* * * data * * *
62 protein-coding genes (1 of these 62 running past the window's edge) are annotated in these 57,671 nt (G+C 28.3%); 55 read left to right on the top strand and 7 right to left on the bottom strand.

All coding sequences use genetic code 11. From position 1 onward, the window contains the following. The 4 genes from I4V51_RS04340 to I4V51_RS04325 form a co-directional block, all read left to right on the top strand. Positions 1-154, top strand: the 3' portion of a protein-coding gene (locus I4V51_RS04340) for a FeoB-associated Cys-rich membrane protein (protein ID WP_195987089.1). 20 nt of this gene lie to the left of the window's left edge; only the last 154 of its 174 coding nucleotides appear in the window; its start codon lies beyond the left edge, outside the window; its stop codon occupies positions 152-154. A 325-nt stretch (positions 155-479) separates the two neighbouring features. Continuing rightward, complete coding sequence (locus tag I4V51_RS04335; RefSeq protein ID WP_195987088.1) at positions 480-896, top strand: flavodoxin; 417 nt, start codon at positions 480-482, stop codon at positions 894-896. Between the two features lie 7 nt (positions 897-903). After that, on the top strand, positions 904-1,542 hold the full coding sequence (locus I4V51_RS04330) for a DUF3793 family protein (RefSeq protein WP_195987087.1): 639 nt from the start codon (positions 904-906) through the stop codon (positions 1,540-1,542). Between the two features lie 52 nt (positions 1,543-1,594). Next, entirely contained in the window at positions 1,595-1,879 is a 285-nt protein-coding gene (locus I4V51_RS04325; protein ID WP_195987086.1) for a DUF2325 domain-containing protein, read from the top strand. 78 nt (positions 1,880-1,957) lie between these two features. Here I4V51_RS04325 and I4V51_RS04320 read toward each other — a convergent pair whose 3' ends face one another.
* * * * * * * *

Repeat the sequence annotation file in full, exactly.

62 protein-coding genes (1 of these 62 running past the window's edge) are annotated in these 57,671 nt (G+C 28.3%); 55 read left to right on the top strand and 7 right to left on the bottom strand.

All coding sequences use genetic code 11. From position 1 onward, the window contains the following. The 4 genes from I4V51_RS04340 to I4V51_RS04325 form a co-directional block, all read left to right on the top strand. Positions 1-154, top strand: the 3' portion of a protein-coding gene (locus I4V51_RS04340) for a FeoB-associated Cys-rich membrane protein (protein ID WP_195987089.1). 20 nt of this gene lie to the left of the window's left edge; only the last 154 of its 174 coding nucleotides appear in the window; its start codon lies beyond the left edge, outside the window; its stop codon occupies positions 152-154. A 325-nt stretch (positions 155-479) separates the two neighbouring features. Continuing rightward, complete coding sequence (locus tag I4V51_RS04335; RefSeq protein ID WP_195987088.1) at positions 480-896, top strand: flavodoxin; 417 nt, start codon at positions 480-482, stop codon at positions 894-896. Between the two features lie 7 nt (positions 897-903). After that, on the top strand, positions 904-1,542 hold the full coding sequence (locus I4V51_RS04330) for a DUF3793 family protein (RefSeq protein WP_195987087.1): 639 nt from the start codon (positions 904-906) through the stop codon (positions 1,540-1,542). Between the two features lie 52 nt (positions 1,543-1,594). Next, entirely contained in the window at positions 1,595-1,879 is a 285-nt protein-coding gene (locus I4V51_RS04325; protein ID WP_195987086.1) for a DUF2325 domain-containing protein, read from the top strand. 78 nt (positions 1,880-1,957) lie between these two features. Here I4V51_RS04325 and I4V51_RS04320 read toward each other — a convergent pair whose 3' ends face one another.